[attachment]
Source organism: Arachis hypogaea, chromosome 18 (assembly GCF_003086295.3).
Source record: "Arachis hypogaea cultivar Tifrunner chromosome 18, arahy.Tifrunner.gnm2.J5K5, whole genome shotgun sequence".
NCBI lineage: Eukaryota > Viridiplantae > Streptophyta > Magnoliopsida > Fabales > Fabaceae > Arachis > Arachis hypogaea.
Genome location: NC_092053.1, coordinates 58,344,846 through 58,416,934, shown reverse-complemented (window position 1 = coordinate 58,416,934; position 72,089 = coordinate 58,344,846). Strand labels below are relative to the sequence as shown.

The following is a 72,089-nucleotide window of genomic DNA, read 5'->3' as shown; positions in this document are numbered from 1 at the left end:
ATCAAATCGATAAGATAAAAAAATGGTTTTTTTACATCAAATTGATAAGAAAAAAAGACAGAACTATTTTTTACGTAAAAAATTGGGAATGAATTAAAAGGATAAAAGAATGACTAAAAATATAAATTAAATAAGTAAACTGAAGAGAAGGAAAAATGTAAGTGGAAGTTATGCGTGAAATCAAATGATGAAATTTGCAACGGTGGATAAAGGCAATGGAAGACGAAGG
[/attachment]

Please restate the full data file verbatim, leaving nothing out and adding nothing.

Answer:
Source organism: Arachis hypogaea, chromosome 18 (assembly GCF_003086295.3).
Source record: "Arachis hypogaea cultivar Tifrunner chromosome 18, arahy.Tifrunner.gnm2.J5K5, whole genome shotgun sequence".
NCBI lineage: Eukaryota > Viridiplantae > Streptophyta > Magnoliopsida > Fabales > Fabaceae > Arachis > Arachis hypogaea.
Genome location: NC_092053.1, coordinates 58,344,846 through 58,416,934, shown reverse-complemented (window position 1 = coordinate 58,416,934; position 72,089 = coordinate 58,344,846). Strand labels below are relative to the sequence as shown.

The following is a 72,089-nucleotide window of genomic DNA, read 5'->3' as shown; positions in this document are numbered from 1 at the left end:
ATCAAATCGATAAGATAAAAAAATGGTTTTTTTACATCAAATTGATAAGAAAAAAAGACAGAACTATTTTTTACGTAAAAAATTGGGAATGAATTAAAAGGATAAAAGAATGACTAAAAATATAAATTAAATAAGTAAACTGAAGAGAAGGAAAAATGTAAGTGGAAGTTATGCGTGAAATCAAATGATGAAATTTGCAACGGTGGATAAAGGCAATGGAAGACGAAGG